June 17th 1882

My own darling husband
We have got this great event over at last. I will tell you our proceedings all through the day. I went down to Mr Roe’s in the morning about nine to dress. We had quite a chapter of little accidents. When Polly was nearly dressed she tore a piece of frilling off her dress then when we were ready except putting Polly’s hat + veil on, we went down into the room + she spilled a glass of wine all down her dress. It happened to be sherry so it did not stain it, if it had been port it would have been ruined, then just as she was ready to go to church, I tore a bit more frilling. 

We were at the Church exactly at quarter to eleven, there were a lot of people there to look at us, we got pounds of rice thrown at us, 

it was a very short ceremony. Mr Allen told the clergeman[sic] to cut it short as our Fred was very nervous, he got through very well though, he stammered a bit now + again. Polly went through it best.
I think we all looked very nice. I should have enjoyed it darling if you could have been with me, very much more than I did. 

We had breakfast about half past twelve. It was a very nice one. We had beef, ham, chickens, tongue, tea + coffee + all kinds of sweets, the brides cake was a very good tast[ing] one. We shall want one about a hundred weight to supply all our friends I think love, shan’t we?

A very hearty thunderstorm came on about one o’clock so we did not start for our drive until three.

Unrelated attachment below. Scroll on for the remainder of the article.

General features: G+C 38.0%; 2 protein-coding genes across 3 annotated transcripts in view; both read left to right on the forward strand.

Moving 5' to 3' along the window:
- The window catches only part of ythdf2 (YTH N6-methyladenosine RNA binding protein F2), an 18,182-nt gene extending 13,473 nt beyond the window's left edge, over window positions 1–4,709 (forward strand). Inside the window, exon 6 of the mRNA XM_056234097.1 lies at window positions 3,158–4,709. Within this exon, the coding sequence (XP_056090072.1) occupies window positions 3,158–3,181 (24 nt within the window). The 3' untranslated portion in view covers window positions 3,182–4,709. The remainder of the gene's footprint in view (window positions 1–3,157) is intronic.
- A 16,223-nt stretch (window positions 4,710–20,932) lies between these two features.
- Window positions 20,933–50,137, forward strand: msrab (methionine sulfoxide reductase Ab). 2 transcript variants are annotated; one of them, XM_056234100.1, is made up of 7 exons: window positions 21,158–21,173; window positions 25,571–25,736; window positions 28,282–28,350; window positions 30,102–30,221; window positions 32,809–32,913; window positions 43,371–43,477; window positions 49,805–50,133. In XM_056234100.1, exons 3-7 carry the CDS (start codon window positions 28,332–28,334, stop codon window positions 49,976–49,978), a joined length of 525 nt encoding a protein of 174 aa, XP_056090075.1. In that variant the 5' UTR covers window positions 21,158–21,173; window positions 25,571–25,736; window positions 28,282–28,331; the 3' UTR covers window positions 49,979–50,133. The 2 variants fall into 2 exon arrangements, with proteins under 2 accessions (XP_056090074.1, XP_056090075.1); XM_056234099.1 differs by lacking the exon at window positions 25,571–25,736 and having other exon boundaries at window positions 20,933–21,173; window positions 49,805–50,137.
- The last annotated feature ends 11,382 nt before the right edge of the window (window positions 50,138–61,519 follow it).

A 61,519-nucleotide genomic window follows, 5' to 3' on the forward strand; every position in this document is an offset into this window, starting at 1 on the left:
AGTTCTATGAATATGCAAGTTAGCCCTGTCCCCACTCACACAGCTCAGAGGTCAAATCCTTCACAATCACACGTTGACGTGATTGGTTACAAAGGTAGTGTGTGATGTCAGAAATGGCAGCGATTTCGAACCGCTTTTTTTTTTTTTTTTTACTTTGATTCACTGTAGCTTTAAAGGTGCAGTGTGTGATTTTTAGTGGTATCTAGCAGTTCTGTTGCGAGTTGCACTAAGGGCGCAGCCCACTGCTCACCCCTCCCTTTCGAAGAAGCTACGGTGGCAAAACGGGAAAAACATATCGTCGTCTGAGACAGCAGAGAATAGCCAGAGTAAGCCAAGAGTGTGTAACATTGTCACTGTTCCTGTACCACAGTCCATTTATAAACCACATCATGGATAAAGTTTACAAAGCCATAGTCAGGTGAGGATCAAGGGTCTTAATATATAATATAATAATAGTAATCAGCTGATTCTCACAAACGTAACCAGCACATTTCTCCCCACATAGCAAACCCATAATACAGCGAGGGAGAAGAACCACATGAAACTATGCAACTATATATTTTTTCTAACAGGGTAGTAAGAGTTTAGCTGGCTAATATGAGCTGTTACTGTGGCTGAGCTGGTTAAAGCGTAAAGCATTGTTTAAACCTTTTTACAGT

I did wish you were with me darling. I only half enjoy anything without you. Tom Wortley, Annie Mills, her sister + Annie Wortley came up to our house in their trap in the afternoon + went with us for the drive.
The weather turned out splendid. We went to Wickersley + called at the Public House we stop at coming from Roche Abby + spent a very pleasant half hour. I did wish you could be there, they turned the table on one side + had a dance, I had a shotiche[sic] with Henry Reckless. I thought you would not mind, as he is my cousin love, + two with Annie Wortley then we left Wickersley to go through Brampton Ulley +Houghton back home. 

Tom Wortley was driving first, as our driver did not know the way, when we got about a mile on our way in a very lonely part no houses near. Tom was turning a sharp corner + upset the trap, it was not his fault altogether. We thought he had turned the horse all right + turned his head to see if we were coming + the trap went over a heap of dirt + threw them all out. Miss Mills fell on a stone + hurt her her very badly about the face. Her eye was swollen as big as an hen’s egg, it was a wonder they were not killed. I thought her leg was broken. I was so thankful when she got up that there was no bones broken. I helped to get her to our carriage but I could not tell you who was on the other side of her. It put us in such a fright.